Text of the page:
Even though an owners corporation manager has been appointed, this does not preclude the owners corporation or its committee from exercising any of the powers which have been delegated to the manager – in fact the powers of the owners corporation and manager run concurrently. A prudent owners corporation manager does not usurp or override the decisions of a committee.

An owners corporation manager is usually appointed at a general meeting but may be appointed by the committee. Delegations are required to be made at a general meeting of the owners corporation.

An owners corporation manager assists the committee in making decisions.

What is a committee?

The administration and management of the strata scheme may be performed on behalf of all lot owners by a Committee.

The Committee is a group of owners elected at each Annual General Meeting (AGM) who can make many of the day-to-day decisions about running the scheme on behalf of the Owners Corporation including the control, maintenance and repair of common property.

An Owners Corporation of 13 lots or more must elect a Committee at every AGM. Owners Corporations with less than 13 lots may elect a Committee if they choose to do so, but it is not mandatory.

If your Owners Corporation does not have a Committee, the lot owners must elect a chairperson of the Owners Corporation.

The Committee has the responsibility of making decisions on behalf of all owners such as the maintenance of common property,

enforcing the rules, and must manage the Owners Corporation finances to ensure there are sufficient funds available to maintain your building now and into the future.

Election of the Committee

The Committee must have a minimum of three and maximum of 12 members. You can nominate for the Committee if you are a lot owner or hold a proxy for a lot owner with the owner’s consent.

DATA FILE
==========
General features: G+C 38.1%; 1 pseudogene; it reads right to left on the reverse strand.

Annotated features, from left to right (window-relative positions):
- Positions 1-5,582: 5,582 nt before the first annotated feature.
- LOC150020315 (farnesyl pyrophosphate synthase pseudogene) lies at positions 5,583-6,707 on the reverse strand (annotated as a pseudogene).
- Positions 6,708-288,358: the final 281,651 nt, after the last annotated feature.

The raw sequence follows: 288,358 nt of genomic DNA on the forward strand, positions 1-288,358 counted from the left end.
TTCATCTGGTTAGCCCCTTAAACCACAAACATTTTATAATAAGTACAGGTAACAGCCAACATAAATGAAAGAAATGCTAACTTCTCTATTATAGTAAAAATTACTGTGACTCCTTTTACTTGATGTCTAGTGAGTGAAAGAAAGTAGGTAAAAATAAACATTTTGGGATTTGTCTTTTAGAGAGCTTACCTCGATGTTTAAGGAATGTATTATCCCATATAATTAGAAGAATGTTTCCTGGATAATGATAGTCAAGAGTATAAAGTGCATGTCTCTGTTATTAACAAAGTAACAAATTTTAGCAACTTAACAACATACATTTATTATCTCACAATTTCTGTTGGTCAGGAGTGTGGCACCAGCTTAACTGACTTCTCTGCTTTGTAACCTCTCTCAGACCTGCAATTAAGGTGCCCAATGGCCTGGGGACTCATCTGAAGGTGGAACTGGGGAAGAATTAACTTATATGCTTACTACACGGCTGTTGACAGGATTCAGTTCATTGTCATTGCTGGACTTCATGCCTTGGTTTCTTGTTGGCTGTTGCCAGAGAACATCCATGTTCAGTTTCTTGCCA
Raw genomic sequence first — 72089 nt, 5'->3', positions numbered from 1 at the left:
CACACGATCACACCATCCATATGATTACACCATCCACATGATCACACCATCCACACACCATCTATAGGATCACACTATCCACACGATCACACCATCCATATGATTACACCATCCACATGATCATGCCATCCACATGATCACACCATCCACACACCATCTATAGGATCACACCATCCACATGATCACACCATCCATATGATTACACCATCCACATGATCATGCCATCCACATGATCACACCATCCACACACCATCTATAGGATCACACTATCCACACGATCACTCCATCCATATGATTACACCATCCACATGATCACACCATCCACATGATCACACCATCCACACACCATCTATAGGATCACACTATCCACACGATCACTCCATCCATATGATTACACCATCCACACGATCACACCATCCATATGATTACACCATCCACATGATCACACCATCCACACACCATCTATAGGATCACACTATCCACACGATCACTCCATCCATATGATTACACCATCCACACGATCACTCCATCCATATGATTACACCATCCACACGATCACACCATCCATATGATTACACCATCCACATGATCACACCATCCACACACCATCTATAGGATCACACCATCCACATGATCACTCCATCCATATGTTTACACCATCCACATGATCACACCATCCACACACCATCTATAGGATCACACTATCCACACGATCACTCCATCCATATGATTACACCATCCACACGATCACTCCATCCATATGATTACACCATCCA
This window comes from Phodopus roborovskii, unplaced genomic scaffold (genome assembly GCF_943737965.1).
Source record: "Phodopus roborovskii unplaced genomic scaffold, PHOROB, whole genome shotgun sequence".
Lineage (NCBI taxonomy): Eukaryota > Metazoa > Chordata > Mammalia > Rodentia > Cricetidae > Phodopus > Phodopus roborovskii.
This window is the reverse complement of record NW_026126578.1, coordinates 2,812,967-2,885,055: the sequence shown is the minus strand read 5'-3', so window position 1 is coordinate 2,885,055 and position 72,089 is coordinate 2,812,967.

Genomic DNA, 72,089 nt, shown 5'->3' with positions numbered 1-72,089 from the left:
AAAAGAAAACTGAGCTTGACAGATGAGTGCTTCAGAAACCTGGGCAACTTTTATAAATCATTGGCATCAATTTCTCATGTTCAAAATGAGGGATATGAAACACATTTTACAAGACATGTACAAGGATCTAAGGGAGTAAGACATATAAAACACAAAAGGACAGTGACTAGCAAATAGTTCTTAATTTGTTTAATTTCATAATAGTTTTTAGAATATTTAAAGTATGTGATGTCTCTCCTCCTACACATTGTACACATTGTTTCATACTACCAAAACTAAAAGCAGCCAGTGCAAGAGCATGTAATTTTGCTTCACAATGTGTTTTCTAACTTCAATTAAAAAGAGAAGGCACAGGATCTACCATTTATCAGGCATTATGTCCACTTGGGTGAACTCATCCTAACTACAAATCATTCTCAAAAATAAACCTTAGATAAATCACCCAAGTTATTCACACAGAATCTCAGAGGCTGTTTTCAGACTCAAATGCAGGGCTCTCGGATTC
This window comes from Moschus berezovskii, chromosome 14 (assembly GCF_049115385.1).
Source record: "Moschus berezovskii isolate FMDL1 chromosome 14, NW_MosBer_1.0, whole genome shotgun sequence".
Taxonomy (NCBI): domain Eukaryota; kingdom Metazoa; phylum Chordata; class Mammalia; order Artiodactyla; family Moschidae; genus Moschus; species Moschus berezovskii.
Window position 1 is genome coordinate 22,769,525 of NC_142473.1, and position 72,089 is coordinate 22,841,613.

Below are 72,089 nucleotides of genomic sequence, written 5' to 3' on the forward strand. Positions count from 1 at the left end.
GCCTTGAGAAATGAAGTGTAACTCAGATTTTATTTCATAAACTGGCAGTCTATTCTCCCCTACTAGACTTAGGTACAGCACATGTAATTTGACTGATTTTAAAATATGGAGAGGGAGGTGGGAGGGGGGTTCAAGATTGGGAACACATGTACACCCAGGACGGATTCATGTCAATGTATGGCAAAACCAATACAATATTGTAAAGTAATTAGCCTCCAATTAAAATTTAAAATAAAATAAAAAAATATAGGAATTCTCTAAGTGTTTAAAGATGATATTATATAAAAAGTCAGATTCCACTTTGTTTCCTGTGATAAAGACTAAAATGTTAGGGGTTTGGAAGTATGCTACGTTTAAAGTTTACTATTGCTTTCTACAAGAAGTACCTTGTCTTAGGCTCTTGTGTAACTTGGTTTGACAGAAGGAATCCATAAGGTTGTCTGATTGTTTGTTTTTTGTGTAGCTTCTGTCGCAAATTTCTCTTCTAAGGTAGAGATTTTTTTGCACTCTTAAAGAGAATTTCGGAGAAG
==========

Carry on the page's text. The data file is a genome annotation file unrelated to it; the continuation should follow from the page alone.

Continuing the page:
Once elected, a committee holds office until a new committee is elected, usually at the next AGM.

Committee members elect the office bearer positions of Chair (Chairperson) and Secretary who then fill the positions of Chair and Secretary of the Owners Corporation.

It is you, the owner, who votes for the Committee.

What are levies and what are they used for?

As a lot owner you must financially contribute towards the running costs associated with your building and common property.

These contributions are called levies and they are payable to your strata scheme.

Levy notices are commonly distributed to each owner four times a year to meet the financial obligations of the Owners Corporation. Some Owners Corporations have half yearly or yearly levies. Payment options are detailed on the levy notice.

As part of VBCS’s management agreement we will send levy notices to owners on behalf of the Owners Corporation.

It is important to pay your levies on time, every time. Penalty interest is usually applied to late payments. It is your scheme who receives these funds.

Where are levies used?

Once levies have been collected from all owners, they are typically divided into two funds; an Administration fund and a Maintenance fund (if applicable).

The Administration fund is used for regular payments including council expenses, insurance, management fees and payments to service contractors, cleaning, general maintenance and utilities such as power and water.

The Maintenance fund is not obligatory for all Owners Corporations. Prescribed Owners Corporations (more than 100 lots or budget of $200,000) must arrange a Maintenance Plan to be prepared.

If the plan is approved, a Maintenance Fund designed to meet the identified expenses is required. It is essentially a separate savings account for the Owners Corporation intended to meet future non-recurring maintenance expenses and capital items identified in the Maintenance Plan.